Hyperion boss David Howden states ambition for new group after RK Harrison merger

Caitlin Morrison
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Hyperion Group founder and boss David Howden has led the company since 1994
The merger between Hyperion Insurance Group and RK Harrison (RKH) has not put an end to David Howden’s plans to float his company.
Howden revealed grand ambitions for the combined business, and said that the last time a broking company was built up from scratch to this extent was “when Pat Ryan did it with Aon”. In October 2014, Aon was ranked the largest insurance broker in the world based on revenues.
The Hyperion chief executive told City A.M. yesterday an initial public offering (IPO) was a “stepping stone to the company’s next phase of growth”, but that the firm would need time to settle into its new status as the “world’s largest majority employee-owned insurance group” after the RKH deal completes in the second quarter of this year.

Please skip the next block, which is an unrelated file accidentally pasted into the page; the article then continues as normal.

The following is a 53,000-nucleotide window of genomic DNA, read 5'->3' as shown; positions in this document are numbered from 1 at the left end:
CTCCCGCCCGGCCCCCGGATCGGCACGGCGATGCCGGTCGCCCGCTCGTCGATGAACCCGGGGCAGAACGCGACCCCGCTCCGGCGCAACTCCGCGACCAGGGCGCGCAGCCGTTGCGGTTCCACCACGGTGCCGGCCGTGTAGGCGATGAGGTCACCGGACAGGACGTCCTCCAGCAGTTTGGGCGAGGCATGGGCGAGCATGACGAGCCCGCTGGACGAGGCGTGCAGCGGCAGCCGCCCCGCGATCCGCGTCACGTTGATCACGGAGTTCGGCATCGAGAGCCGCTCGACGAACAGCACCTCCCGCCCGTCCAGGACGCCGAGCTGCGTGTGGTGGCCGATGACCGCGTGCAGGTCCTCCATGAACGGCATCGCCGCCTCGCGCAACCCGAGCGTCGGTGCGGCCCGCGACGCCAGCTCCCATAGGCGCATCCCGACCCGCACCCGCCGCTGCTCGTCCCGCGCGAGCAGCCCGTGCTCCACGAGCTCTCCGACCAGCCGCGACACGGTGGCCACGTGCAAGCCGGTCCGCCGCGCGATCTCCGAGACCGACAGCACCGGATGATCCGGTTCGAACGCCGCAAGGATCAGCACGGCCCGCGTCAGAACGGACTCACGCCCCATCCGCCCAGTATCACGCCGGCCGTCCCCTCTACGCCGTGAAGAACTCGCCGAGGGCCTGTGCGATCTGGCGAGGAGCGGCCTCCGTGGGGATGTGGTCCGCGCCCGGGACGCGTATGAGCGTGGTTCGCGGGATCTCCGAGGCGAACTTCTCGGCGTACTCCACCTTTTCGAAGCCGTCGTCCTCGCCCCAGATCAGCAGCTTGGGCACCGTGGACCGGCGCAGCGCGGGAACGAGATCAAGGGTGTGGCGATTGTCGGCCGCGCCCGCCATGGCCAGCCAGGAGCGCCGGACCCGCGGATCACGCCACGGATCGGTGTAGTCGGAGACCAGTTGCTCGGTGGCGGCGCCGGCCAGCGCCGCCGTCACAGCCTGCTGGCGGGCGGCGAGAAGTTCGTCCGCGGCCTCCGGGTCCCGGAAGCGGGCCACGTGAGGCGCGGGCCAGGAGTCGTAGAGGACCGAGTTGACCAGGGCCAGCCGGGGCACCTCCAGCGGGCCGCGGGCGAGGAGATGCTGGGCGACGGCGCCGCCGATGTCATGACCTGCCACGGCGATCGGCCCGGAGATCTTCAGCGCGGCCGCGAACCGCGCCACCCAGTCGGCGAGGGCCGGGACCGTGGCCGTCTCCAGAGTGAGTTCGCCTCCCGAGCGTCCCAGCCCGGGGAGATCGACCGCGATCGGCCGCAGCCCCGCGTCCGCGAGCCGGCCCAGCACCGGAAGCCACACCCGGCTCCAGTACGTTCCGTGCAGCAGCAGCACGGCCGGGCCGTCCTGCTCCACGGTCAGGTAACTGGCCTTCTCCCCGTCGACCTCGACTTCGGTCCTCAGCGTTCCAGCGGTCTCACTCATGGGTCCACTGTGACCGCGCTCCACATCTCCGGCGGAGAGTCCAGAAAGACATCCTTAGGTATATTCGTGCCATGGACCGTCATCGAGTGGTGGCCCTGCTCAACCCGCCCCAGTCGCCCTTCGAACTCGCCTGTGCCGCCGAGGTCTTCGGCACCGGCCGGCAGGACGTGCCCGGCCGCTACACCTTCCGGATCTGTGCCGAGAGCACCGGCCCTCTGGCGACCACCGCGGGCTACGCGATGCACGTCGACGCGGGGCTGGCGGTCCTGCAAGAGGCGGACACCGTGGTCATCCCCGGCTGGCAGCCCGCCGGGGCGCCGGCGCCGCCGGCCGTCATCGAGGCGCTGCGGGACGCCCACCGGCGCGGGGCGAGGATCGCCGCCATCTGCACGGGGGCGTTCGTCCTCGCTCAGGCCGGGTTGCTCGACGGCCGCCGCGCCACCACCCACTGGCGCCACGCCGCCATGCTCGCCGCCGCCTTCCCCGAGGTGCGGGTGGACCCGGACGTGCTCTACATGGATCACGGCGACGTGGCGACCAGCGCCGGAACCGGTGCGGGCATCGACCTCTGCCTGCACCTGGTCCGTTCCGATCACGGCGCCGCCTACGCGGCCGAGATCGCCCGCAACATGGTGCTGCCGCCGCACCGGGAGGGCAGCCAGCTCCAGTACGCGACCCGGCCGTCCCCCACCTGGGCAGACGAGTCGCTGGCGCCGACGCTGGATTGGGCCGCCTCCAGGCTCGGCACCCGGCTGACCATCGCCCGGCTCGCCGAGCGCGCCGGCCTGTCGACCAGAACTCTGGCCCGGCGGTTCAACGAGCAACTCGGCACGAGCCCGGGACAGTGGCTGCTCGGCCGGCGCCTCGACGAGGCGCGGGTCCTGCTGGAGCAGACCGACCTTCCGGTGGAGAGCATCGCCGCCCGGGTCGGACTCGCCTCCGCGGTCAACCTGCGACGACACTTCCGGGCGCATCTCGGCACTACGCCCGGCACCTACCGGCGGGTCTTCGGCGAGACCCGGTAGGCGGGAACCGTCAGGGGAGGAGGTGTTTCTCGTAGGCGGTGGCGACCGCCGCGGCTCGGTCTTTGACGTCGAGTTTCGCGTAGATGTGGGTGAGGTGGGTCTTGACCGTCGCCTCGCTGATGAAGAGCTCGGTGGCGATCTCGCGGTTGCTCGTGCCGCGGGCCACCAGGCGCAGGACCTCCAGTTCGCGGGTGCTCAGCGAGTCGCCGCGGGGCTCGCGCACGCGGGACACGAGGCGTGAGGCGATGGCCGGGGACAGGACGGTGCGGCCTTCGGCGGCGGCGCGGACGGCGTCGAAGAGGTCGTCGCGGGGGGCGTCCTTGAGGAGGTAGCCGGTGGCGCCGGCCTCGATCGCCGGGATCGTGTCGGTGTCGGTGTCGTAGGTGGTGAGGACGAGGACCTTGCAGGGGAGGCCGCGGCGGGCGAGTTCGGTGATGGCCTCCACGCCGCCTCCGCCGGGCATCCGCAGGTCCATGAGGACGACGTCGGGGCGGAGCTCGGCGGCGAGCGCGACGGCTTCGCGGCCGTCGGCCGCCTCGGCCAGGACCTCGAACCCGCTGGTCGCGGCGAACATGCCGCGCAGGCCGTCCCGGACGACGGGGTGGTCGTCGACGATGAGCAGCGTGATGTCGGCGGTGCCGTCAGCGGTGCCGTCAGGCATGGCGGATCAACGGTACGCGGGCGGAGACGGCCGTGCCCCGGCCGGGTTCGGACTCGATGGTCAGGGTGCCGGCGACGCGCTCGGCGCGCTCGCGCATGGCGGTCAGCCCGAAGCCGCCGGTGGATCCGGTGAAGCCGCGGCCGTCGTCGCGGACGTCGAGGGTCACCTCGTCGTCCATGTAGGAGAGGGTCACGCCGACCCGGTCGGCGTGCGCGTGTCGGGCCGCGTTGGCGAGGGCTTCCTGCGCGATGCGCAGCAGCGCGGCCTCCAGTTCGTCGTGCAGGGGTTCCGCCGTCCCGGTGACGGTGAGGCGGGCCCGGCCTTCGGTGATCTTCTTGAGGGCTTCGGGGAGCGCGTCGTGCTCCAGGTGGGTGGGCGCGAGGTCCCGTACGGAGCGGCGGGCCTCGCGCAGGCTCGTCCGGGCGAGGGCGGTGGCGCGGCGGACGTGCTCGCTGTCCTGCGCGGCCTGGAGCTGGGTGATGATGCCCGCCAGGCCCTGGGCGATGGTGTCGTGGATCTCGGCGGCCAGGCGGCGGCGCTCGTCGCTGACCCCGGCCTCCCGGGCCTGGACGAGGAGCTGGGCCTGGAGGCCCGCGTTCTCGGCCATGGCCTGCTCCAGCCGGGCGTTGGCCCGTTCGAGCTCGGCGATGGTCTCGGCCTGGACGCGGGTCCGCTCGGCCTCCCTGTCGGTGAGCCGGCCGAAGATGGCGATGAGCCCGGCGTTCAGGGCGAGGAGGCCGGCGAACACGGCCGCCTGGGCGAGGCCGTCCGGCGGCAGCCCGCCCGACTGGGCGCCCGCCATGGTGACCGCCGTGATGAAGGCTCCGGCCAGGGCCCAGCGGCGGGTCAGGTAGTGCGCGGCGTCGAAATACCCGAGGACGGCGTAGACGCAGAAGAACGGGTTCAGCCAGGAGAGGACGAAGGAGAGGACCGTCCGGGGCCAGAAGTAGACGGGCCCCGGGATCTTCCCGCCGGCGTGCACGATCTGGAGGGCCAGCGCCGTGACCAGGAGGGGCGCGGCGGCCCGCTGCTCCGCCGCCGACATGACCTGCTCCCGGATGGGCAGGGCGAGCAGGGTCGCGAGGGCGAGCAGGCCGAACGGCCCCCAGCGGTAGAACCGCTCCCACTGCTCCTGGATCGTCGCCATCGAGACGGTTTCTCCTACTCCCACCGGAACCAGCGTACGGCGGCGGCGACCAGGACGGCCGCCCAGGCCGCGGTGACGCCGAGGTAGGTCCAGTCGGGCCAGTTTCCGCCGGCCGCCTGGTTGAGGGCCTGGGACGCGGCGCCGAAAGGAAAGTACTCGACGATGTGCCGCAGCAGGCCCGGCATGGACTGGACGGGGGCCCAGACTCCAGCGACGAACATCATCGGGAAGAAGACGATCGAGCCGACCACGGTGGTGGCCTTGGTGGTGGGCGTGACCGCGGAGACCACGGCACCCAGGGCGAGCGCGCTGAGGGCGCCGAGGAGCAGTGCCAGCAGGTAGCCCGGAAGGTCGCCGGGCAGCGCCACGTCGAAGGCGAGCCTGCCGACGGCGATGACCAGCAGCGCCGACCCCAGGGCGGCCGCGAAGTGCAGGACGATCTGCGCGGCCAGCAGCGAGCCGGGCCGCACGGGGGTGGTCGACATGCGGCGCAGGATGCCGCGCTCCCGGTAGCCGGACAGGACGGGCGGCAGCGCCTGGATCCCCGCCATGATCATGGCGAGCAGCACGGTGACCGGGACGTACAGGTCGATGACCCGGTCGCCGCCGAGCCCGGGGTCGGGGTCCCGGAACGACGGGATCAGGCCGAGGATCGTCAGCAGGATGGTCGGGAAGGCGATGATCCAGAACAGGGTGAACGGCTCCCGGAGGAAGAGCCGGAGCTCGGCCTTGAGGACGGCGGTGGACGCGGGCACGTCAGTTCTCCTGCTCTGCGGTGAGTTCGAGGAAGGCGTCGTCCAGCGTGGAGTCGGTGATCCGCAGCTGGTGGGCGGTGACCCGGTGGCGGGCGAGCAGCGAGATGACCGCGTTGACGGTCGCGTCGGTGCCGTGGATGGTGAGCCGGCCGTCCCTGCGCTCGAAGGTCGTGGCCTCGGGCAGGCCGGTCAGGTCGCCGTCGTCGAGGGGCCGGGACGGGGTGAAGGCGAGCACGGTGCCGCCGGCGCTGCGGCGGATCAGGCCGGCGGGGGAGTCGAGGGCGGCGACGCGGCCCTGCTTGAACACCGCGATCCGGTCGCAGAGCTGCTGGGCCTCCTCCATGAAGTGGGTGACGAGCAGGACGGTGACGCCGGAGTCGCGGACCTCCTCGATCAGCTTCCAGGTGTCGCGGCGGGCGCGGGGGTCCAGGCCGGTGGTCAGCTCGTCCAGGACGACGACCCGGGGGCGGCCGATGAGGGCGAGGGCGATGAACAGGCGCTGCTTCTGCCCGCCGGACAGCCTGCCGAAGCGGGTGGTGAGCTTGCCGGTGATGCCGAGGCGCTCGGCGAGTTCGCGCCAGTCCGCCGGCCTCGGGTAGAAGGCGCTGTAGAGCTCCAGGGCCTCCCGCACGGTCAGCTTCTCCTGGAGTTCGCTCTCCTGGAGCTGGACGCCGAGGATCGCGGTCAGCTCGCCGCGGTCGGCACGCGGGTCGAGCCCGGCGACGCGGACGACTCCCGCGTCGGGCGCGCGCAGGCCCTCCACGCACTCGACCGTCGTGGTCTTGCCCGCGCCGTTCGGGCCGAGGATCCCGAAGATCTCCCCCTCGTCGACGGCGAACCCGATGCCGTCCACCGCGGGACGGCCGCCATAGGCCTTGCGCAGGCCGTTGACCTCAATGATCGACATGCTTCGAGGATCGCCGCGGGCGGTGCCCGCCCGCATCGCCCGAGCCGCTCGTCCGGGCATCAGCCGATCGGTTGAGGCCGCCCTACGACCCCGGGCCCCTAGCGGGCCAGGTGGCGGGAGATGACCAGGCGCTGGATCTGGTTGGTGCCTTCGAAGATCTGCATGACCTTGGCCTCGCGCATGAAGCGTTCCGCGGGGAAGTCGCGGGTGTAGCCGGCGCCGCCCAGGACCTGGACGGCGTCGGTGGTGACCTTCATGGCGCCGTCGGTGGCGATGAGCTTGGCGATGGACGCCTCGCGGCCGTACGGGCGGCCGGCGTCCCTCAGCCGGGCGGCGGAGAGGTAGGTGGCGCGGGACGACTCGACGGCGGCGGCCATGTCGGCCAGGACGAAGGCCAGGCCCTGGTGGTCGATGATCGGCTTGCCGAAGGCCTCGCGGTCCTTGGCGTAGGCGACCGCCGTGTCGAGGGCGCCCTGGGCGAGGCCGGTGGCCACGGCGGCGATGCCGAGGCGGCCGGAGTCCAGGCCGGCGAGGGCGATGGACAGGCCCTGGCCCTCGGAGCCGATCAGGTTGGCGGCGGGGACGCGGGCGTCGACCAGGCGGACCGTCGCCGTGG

“RK Harrison is an amazing specialty business,” he said. “And Hyperion has a pretty much unique distribution network. Put these companies together and it’s a pretty powerful force.”
The transaction will see Hyperion acquire 100 per cent of RKH’s share capital for upwards of £400m after several months of talks. Howden revealed yesterday that the two firms first discussed a merger in 2010, but the timing was not right.


David Howden founded Hyperion Group in 1994 as a wholesale broker employing five people, turning over “less than £500,000 a year” in its earliest stages.
It has since grown to encompass an international broking business, and an underwriting agency under the Dual brand. In 2014 the firm increased revenue by 19 per cent from £167m to £199m.
Howden has confessed to being “very excited” about the deal with RK Harrison, however the deal that has kept the insurance market interested for several years now, is Hyperion’s eventual float. The company’s leader has kept this interest going by refusing to set a date, but never refusing to talk about the float as an inevitable move the firm will make.
“When we choose to IPO, we will be floating as a company comfortably in the FTSE 250,” Howden said yesterday. He also told City A.M. that Hyperion was targetting A-list investors: “When you go public, you need people who really back your vision and will hold your stock through bad times as well as good times.”
However, there was more disappointment for those hoping to gain some insight into the timing of Hyperion’s IPO. “It’s not on the agenda at the moment, it’s not imminent,” said Howden.

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